Pristine Grace

Eph 5:25-26, (GILL)
25  Husbands, love your wives,.... Which consists in a strong and cordial affection for them; in a real delight and pleasure in them; in showing respect, and doing honour to them; in seeking their contentment, satisfaction, and pleasure; in a quiet, constant, and comfortable dwelling with them; in providing all things necessary for them; in protecting them from all injuries and abuses; in concealing their faults, and covering their infirmities; in entertaining the best opinion of their persons and actions; and in endeavouring to promote their spiritual good and welfare: this love ought to be hearty and sincere, and not feigned and selfish; it should be shown in private, as well as in public: it should be chaste and single, constant and perpetual; it should exceed that which is bore to neighbours, or even to parents, and should be equal to that a man bears to himself; though not so as to hinder, and break in upon love to God and Christ: many are the reasons why husbands should love their wives; they are given to be helps unto them; they are companions of them; they are wives of covenant; they are their own wives, yea, their own bodies, their own flesh, nay, as themselves; they are their image and their glory; and especially the example of Christ, in his love to his church and people, should engage to it:

even as Christ also loved the church, and gave himself for it:See Gill on "Eph 5:2"; the Syriac and Ethiopic versions read, "his own church"; his bride and spouse, whom he betrothed to himself from all eternity, the Father having given her to him; and is no other than the church of the firstborn, whose names are written in heaven, even all the elect of God.

26  Ver. 26 That he might sanctify and cleanse it,.... Being defiled, both with original sin and actual transgressions; for God's elect, whom Christ loved and espoused from everlasting, fell in Adam with the rest of mankind; and, in their natural state, live in sin as others do; and so are under the guilt, and in the pollution of it, as others be: Christ gave himself for them, that he might deliver them out of this state; he gave himself a sacrifice for them, that he might expiate their sins and make atonement and satisfaction for them; he shed his blood that he might cleanse them from them; and he wrought out a righteousness that he might justify them from all their iniquities; and which being put upon them, makes them to appear pure and spotless in the sight of divine justice; for this sanctifying and cleansing does not so much refer to the inward work of sanctification of the Spirit, though that is a fruit and effect of the death of Christ, and is brought about by the following means, as to the justification of them by the blood and righteousness of Christ: which is said to be,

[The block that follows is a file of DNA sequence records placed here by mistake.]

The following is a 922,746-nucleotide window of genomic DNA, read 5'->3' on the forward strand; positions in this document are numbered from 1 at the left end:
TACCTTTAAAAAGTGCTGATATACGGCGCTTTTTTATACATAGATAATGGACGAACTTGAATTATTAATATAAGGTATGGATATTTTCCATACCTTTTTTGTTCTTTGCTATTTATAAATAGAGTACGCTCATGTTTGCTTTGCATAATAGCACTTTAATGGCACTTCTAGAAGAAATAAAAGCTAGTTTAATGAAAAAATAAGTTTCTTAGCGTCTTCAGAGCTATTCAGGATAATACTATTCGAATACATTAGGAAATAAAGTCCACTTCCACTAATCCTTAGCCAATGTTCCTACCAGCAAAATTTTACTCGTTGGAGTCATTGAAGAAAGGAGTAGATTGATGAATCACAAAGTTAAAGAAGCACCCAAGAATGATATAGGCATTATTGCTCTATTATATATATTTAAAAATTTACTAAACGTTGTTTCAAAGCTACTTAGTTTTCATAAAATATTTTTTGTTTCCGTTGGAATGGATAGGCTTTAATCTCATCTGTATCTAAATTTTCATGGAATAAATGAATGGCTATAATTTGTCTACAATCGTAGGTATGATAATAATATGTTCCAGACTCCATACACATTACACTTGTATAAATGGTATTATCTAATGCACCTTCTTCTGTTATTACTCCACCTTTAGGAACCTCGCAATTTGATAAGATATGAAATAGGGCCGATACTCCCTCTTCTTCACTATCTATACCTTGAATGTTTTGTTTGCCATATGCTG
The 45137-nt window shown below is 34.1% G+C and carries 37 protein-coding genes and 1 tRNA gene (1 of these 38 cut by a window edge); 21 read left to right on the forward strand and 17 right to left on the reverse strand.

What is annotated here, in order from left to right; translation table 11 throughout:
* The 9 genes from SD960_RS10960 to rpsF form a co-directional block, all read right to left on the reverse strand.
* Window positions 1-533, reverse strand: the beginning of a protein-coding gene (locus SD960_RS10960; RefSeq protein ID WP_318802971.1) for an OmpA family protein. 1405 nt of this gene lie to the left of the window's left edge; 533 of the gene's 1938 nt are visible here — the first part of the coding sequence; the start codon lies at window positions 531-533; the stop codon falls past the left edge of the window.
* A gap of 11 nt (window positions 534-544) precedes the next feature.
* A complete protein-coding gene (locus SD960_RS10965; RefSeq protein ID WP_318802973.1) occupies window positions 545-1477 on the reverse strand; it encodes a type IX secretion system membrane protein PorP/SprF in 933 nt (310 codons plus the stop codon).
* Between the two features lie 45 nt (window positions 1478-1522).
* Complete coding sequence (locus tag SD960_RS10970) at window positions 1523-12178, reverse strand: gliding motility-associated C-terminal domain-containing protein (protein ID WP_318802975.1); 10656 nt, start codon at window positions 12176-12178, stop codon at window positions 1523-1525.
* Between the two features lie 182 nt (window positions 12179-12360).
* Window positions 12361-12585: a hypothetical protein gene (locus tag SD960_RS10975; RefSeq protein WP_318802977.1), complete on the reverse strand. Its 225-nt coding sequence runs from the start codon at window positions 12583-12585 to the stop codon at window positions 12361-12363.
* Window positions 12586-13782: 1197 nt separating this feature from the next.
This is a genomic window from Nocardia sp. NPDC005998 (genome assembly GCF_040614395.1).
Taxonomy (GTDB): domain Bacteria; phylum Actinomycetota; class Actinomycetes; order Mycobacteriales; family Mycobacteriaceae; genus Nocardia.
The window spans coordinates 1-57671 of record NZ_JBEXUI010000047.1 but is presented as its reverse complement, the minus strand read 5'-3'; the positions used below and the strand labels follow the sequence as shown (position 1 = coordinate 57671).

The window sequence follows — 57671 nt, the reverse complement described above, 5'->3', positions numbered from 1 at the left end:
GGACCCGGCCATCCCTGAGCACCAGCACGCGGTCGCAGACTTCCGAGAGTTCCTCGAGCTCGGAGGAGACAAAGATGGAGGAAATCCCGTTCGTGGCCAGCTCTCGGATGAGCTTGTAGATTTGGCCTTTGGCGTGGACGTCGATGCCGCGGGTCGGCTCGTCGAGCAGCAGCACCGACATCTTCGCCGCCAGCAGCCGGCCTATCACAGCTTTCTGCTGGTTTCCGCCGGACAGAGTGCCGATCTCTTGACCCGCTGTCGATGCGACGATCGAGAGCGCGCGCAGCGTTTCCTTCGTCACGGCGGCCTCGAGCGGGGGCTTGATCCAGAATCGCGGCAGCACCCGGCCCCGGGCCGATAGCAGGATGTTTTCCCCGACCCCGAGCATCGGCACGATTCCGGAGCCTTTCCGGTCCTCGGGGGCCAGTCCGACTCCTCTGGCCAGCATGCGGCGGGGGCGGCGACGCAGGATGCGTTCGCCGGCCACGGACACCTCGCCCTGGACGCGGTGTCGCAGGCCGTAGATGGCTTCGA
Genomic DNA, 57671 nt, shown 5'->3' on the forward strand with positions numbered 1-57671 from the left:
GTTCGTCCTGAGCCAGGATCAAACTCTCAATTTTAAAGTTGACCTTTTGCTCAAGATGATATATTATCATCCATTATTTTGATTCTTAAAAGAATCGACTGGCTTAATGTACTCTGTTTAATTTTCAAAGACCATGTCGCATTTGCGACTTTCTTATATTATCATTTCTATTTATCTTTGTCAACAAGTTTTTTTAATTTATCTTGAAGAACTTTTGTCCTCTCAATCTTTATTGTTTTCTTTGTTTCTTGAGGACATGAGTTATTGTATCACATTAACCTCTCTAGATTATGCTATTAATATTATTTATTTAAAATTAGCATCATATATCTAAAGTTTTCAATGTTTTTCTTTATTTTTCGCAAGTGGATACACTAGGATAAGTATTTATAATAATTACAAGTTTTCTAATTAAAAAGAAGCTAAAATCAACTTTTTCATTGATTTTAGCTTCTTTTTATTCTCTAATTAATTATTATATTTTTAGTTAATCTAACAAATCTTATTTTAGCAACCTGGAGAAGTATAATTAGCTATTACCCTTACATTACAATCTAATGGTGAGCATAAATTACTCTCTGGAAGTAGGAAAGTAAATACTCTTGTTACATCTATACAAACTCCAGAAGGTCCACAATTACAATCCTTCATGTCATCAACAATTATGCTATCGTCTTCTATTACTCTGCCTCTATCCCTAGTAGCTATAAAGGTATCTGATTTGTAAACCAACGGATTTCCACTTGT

with the washing of water; not baptism, which is never expressed by washing; nor does it purify or cleanse from sin; nor is it the means of sanctification and regeneration, which ought to be before it; nor the grace of the Spirit, though that is often compared to water, and regeneration and sanctification are owing to it; yet the saints are not so cleansed from sin by it, as to be without spot or wrinkle; but the blood of Christ, which is the fountain to wash in, and which cleanses from all sin:

by the word; not the form of words in baptism; but either the Gospel, which brings the good news and glad tidings of peace, pardon, atonement, and justification by Christ; or the sentence of justification pronounced upon the conscience by him; see Joh 15:2.

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